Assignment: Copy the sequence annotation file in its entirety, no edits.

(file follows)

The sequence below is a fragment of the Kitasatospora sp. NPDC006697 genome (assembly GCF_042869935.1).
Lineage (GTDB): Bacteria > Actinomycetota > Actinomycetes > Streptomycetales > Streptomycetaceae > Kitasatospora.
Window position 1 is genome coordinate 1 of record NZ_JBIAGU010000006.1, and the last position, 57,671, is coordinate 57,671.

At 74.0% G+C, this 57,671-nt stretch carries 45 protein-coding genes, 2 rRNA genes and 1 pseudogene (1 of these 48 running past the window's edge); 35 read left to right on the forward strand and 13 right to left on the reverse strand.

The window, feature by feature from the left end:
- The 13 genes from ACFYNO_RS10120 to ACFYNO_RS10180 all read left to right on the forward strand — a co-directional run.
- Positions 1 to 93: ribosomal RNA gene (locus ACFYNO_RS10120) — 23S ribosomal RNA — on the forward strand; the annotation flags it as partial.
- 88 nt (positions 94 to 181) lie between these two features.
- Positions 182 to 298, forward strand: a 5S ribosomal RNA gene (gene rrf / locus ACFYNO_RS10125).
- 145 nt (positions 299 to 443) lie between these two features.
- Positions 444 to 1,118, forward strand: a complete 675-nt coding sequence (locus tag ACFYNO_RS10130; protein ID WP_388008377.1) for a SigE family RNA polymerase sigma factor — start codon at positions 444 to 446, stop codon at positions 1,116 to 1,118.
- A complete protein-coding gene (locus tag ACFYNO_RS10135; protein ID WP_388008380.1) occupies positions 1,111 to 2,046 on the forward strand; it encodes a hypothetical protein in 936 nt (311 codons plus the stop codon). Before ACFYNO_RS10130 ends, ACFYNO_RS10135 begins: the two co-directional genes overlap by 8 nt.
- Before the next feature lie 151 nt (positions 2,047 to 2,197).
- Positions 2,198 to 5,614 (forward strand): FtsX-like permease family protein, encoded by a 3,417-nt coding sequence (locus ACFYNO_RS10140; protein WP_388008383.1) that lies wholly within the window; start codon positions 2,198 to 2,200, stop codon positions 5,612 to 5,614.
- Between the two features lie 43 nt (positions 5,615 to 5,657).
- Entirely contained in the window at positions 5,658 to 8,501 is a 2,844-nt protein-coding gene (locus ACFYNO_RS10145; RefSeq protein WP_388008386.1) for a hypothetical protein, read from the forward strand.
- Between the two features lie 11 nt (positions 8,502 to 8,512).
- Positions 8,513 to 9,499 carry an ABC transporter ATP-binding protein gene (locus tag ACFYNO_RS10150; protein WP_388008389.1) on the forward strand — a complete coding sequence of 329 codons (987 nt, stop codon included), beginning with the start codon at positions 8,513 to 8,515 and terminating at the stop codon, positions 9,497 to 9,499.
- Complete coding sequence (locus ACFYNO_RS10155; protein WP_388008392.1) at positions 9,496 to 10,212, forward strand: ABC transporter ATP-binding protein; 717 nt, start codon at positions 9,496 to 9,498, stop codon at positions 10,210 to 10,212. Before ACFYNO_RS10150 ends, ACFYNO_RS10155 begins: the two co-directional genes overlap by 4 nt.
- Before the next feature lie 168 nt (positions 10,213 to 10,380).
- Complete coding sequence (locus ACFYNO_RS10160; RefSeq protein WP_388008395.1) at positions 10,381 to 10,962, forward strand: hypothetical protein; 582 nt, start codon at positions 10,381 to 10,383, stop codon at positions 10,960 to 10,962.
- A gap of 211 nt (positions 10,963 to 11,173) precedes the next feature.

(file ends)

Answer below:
The sequence below is a fragment of the Kitasatospora sp. NPDC006697 genome (assembly GCF_042869935.1).
Lineage (GTDB): Bacteria > Actinomycetota > Actinomycetes > Streptomycetales > Streptomycetaceae > Kitasatospora.
Window position 1 is genome coordinate 1 of record NZ_JBIAGU010000006.1, and the last position, 57,671, is coordinate 57,671.

At 74.0% G+C, this 57,671-nt stretch carries 45 protein-coding genes, 2 rRNA genes and 1 pseudogene (1 of these 48 running past the window's edge); 35 read left to right on the forward strand and 13 right to left on the reverse strand.

The window, feature by feature from the left end:
- The 13 genes from ACFYNO_RS10120 to ACFYNO_RS10180 all read left to right on the forward strand — a co-directional run.
- Positions 1 to 93: ribosomal RNA gene (locus ACFYNO_RS10120) — 23S ribosomal RNA — on the forward strand; the annotation flags it as partial.
- 88 nt (positions 94 to 181) lie between these two features.
- Positions 182 to 298, forward strand: a 5S ribosomal RNA gene (gene rrf / locus ACFYNO_RS10125).
- 145 nt (positions 299 to 443) lie between these two features.
- Positions 444 to 1,118, forward strand: a complete 675-nt coding sequence (locus tag ACFYNO_RS10130; protein ID WP_388008377.1) for a SigE family RNA polymerase sigma factor — start codon at positions 444 to 446, stop codon at positions 1,116 to 1,118.
- A complete protein-coding gene (locus tag ACFYNO_RS10135; protein ID WP_388008380.1) occupies positions 1,111 to 2,046 on the forward strand; it encodes a hypothetical protein in 936 nt (311 codons plus the stop codon). Before ACFYNO_RS10130 ends, ACFYNO_RS10135 begins: the two co-directional genes overlap by 8 nt.
- Before the next feature lie 151 nt (positions 2,047 to 2,197).
- Positions 2,198 to 5,614 (forward strand): FtsX-like permease family protein, encoded by a 3,417-nt coding sequence (locus ACFYNO_RS10140; protein WP_388008383.1) that lies wholly within the window; start codon positions 2,198 to 2,200, stop codon positions 5,612 to 5,614.
- Between the two features lie 43 nt (positions 5,615 to 5,657).
- Entirely contained in the window at positions 5,658 to 8,501 is a 2,844-nt protein-coding gene (locus ACFYNO_RS10145; RefSeq protein WP_388008386.1) for a hypothetical protein, read from the forward strand.
- Between the two features lie 11 nt (positions 8,502 to 8,512).
- Positions 8,513 to 9,499 carry an ABC transporter ATP-binding protein gene (locus tag ACFYNO_RS10150; protein WP_388008389.1) on the forward strand — a complete coding sequence of 329 codons (987 nt, stop codon included), beginning with the start codon at positions 8,513 to 8,515 and terminating at the stop codon, positions 9,497 to 9,499.
- Complete coding sequence (locus ACFYNO_RS10155; protein WP_388008392.1) at positions 9,496 to 10,212, forward strand: ABC transporter ATP-binding protein; 717 nt, start codon at positions 9,496 to 9,498, stop codon at positions 10,210 to 10,212. Before ACFYNO_RS10150 ends, ACFYNO_RS10155 begins: the two co-directional genes overlap by 4 nt.
- Before the next feature lie 168 nt (positions 10,213 to 10,380).
- Complete coding sequence (locus ACFYNO_RS10160; RefSeq protein WP_388008395.1) at positions 10,381 to 10,962, forward strand: hypothetical protein; 582 nt, start codon at positions 10,381 to 10,383, stop codon at positions 10,960 to 10,962.
- A gap of 211 nt (positions 10,963 to 11,173) precedes the next feature.